The display 204 is encased by a display boot 226. The display boot 226 is, for example, a rubber boot. A display bezel 228 is placed on top of the display boot 226. The upper housing 210 has six threaded openings or “threads” 230 for removing and securing the display bezel 228 using screw 232. The display bezel 228 has six holes (openings) that correspond to the threads 230 and are aligned with the threads 230 when placed on the display 204. The display bezel 228 is secured to the upper housing 210 using the screws 232 and the threads 230. The screws 232 can be easily removed from the display bezel 228. One of ordinary skill in the art would appreciate that the number of the threads 230 is not limited to six and may vary. The combination of the upper housing 210, the display boot 226 and the display bezel 228 provides a sealing for handheld components so that it meets or surpasses the Ingress Penetration (IP) tests.
The step of replacing the display 204 is described in detail. First the screws 232 are removed from the display bezel 228. The display bezel 228 is removed from the terminal 202. The display 204 encased by the display boot 226 is removed from the upper housing 210. The display 204 is then disconnected from the main logic board of the handheld terminal 202 by opening up the latch on the connector 224.
The structure for the installation of the keyboard assembly 206 is described in detail. The upper housing 210 includes a keyboard pocket 250. The keyboard pocket 250 provides a support for mounting the keyboard assembly 206. The keyboard pocket 250 forms a space 252 in which the keyboard assembly 206 is placed. The keyboard pocket 250 has a window 254 for connection between the keyboard assembly 206 and the main logic board of the handheld terminal 202. A keyboard flex 255 is used to connect a keypad printed circuit board (PCB) 256 to the main logic board of the handheld terminal 202. The keyboard flex 255 is disconnectable from the keypad PCB 256. The keyboard pocket 250 has a portion for a board to board connector 260. The board to board connector 260 is used to connect the keypad PCB 256 to a docking board (302 of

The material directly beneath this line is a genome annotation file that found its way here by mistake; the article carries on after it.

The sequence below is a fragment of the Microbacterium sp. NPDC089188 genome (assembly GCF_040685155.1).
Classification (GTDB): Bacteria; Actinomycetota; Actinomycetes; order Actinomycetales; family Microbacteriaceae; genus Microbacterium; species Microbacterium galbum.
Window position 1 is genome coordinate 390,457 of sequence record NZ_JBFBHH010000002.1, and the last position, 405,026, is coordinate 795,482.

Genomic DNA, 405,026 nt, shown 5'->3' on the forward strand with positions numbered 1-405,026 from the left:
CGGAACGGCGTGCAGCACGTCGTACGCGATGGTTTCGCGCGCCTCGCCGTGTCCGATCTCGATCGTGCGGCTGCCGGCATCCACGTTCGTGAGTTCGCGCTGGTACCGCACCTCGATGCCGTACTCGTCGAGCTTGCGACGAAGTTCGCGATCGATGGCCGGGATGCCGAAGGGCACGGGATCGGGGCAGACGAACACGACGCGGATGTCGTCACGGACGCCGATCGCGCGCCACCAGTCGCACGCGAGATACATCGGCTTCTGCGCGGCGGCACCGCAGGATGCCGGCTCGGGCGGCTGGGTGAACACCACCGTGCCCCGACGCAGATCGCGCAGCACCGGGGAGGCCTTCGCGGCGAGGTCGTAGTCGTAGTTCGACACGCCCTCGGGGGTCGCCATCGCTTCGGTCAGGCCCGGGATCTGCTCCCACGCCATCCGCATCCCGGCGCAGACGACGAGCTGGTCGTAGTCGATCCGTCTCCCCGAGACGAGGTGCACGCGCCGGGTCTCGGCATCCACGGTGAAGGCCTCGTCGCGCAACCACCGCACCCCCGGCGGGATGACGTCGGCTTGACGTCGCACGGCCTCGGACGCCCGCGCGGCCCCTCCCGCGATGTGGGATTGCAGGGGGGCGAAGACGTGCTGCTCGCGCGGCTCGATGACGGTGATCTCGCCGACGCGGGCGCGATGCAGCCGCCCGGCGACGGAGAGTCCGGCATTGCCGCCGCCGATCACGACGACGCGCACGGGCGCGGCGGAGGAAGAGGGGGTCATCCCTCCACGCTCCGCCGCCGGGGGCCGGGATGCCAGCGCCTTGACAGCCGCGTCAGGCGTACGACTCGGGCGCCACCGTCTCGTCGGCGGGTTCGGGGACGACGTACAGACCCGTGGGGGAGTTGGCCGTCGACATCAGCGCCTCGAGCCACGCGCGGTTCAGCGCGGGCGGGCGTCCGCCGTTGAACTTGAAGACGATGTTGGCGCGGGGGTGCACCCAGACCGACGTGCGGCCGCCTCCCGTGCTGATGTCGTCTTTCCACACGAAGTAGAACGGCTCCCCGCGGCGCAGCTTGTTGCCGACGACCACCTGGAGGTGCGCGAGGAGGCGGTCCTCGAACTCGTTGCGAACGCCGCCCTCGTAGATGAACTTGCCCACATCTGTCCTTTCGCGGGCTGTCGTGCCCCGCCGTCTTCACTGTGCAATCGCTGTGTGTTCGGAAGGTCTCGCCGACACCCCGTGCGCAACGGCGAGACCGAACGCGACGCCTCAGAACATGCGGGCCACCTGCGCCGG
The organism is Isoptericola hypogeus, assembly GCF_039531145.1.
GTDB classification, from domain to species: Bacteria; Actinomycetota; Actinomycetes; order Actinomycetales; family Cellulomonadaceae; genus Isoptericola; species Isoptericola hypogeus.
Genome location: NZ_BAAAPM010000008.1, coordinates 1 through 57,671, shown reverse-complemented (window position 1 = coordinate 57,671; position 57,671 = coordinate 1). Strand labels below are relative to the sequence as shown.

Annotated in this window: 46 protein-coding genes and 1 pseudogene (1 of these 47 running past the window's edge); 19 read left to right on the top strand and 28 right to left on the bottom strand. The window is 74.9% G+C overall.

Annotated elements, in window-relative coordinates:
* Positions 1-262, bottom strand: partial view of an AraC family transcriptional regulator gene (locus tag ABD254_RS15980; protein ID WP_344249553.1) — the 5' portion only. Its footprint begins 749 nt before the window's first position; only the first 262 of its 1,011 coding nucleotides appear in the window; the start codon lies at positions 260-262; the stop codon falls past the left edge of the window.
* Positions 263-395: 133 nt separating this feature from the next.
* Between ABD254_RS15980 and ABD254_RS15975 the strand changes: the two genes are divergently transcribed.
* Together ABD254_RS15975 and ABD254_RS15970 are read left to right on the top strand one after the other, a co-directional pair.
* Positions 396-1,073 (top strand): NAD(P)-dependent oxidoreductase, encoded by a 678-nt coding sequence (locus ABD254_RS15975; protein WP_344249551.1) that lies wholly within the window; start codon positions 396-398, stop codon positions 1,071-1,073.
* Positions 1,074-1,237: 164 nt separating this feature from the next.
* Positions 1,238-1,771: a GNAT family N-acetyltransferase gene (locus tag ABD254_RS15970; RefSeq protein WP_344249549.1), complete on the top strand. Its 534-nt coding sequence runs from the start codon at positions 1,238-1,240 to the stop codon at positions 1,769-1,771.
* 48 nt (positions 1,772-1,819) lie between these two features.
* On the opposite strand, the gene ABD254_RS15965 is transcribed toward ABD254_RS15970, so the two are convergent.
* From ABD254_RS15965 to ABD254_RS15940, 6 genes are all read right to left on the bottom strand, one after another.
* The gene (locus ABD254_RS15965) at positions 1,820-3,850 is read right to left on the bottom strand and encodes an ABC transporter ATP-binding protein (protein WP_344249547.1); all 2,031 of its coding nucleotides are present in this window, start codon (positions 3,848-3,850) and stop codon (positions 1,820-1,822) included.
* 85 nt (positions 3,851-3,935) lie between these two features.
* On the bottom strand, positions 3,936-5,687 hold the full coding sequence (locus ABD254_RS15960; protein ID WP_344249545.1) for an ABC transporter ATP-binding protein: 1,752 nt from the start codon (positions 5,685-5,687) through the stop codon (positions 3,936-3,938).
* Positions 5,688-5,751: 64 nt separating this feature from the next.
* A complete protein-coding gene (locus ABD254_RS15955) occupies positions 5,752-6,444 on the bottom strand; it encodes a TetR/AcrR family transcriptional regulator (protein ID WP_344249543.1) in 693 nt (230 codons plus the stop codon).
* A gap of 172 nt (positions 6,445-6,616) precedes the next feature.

The keypad PCB 256 is placed in the keyboard pocket 250. The keyboard PCB 256 has a plurality of electrical contacts 258 that are to be electrically connected to the main circuit board via the keyboard flex 255. The keypad PCB 256 includes two holes 262 for alignment. The keyboard pocket 250 has alignment pins 263 for receiving the alignment holes 262. The holes 262 and pins 263 are used to aid the connection between the main logic board of the handheld terminal 202 and the docking board. The holes 262 and the pins 263 are one example for the alignment of the keyboard PCB 256 and the keyboard pocket 250. In another example, the keyboard pocket 250 may have holes and the keypad PCB 256 may have alignment pins for the holes of the keyboard pocket 250. One of ordinary skill in the art would appreciate that the keypad PCB 256 and the keyboard pocket 250 may include alignment structures different from those in the drawings.